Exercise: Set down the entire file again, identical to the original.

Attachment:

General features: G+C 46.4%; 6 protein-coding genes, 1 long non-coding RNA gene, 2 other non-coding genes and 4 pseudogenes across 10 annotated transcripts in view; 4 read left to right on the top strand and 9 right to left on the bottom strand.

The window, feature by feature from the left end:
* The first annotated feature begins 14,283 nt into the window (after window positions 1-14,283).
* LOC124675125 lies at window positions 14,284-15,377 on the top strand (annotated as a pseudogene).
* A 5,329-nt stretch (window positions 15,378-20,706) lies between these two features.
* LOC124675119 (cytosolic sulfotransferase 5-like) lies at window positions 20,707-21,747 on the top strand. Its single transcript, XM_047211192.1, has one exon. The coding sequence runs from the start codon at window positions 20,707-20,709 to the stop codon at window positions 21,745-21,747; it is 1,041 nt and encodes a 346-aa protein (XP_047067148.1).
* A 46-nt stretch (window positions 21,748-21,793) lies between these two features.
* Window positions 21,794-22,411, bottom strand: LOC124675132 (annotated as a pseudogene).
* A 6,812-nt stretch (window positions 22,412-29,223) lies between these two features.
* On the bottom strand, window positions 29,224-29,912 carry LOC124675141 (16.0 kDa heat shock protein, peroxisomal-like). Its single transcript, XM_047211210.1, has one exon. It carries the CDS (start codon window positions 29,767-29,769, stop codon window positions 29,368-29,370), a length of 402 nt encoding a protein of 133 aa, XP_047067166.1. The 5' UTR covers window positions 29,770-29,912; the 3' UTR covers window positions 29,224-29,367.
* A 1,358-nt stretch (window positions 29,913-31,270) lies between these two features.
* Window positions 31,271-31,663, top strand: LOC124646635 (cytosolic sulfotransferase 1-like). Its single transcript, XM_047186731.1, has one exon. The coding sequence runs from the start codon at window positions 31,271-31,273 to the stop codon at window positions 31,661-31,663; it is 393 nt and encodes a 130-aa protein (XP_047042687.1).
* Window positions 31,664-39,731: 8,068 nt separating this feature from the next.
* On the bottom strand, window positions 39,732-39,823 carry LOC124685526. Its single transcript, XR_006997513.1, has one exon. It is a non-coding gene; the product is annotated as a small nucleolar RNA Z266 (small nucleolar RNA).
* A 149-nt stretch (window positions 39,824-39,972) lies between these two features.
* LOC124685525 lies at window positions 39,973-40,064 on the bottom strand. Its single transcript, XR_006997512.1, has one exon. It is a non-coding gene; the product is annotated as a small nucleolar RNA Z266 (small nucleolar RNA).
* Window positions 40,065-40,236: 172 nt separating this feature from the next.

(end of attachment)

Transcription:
General features: G+C 46.4%; 6 protein-coding genes, 1 long non-coding RNA gene, 2 other non-coding genes and 4 pseudogenes across 10 annotated transcripts in view; 4 read left to right on the top strand and 9 right to left on the bottom strand.

The window, feature by feature from the left end:
* The first annotated feature begins 14,283 nt into the window (after window positions 1-14,283).
* LOC124675125 lies at window positions 14,284-15,377 on the top strand (annotated as a pseudogene).
* A 5,329-nt stretch (window positions 15,378-20,706) lies between these two features.
* LOC124675119 (cytosolic sulfotransferase 5-like) lies at window positions 20,707-21,747 on the top strand. Its single transcript, XM_047211192.1, has one exon. The coding sequence runs from the start codon at window positions 20,707-20,709 to the stop codon at window positions 21,745-21,747; it is 1,041 nt and encodes a 346-aa protein (XP_047067148.1).
* A 46-nt stretch (window positions 21,748-21,793) lies between these two features.
* Window positions 21,794-22,411, bottom strand: LOC124675132 (annotated as a pseudogene).
* A 6,812-nt stretch (window positions 22,412-29,223) lies between these two features.
* On the bottom strand, window positions 29,224-29,912 carry LOC124675141 (16.0 kDa heat shock protein, peroxisomal-like). Its single transcript, XM_047211210.1, has one exon. It carries the CDS (start codon window positions 29,767-29,769, stop codon window positions 29,368-29,370), a length of 402 nt encoding a protein of 133 aa, XP_047067166.1. The 5' UTR covers window positions 29,770-29,912; the 3' UTR covers window positions 29,224-29,367.
* A 1,358-nt stretch (window positions 29,913-31,270) lies between these two features.
* Window positions 31,271-31,663, top strand: LOC124646635 (cytosolic sulfotransferase 1-like). Its single transcript, XM_047186731.1, has one exon. The coding sequence runs from the start codon at window positions 31,271-31,273 to the stop codon at window positions 31,661-31,663; it is 393 nt and encodes a 130-aa protein (XP_047042687.1).
* Window positions 31,664-39,731: 8,068 nt separating this feature from the next.
* On the bottom strand, window positions 39,732-39,823 carry LOC124685526. Its single transcript, XR_006997513.1, has one exon. It is a non-coding gene; the product is annotated as a small nucleolar RNA Z266 (small nucleolar RNA).
* A 149-nt stretch (window positions 39,824-39,972) lies between these two features.
* LOC124685525 lies at window positions 39,973-40,064 on the bottom strand. Its single transcript, XR_006997512.1, has one exon. It is a non-coding gene; the product is annotated as a small nucleolar RNA Z266 (small nucleolar RNA).
* Window positions 40,065-40,236: 172 nt separating this feature from the next.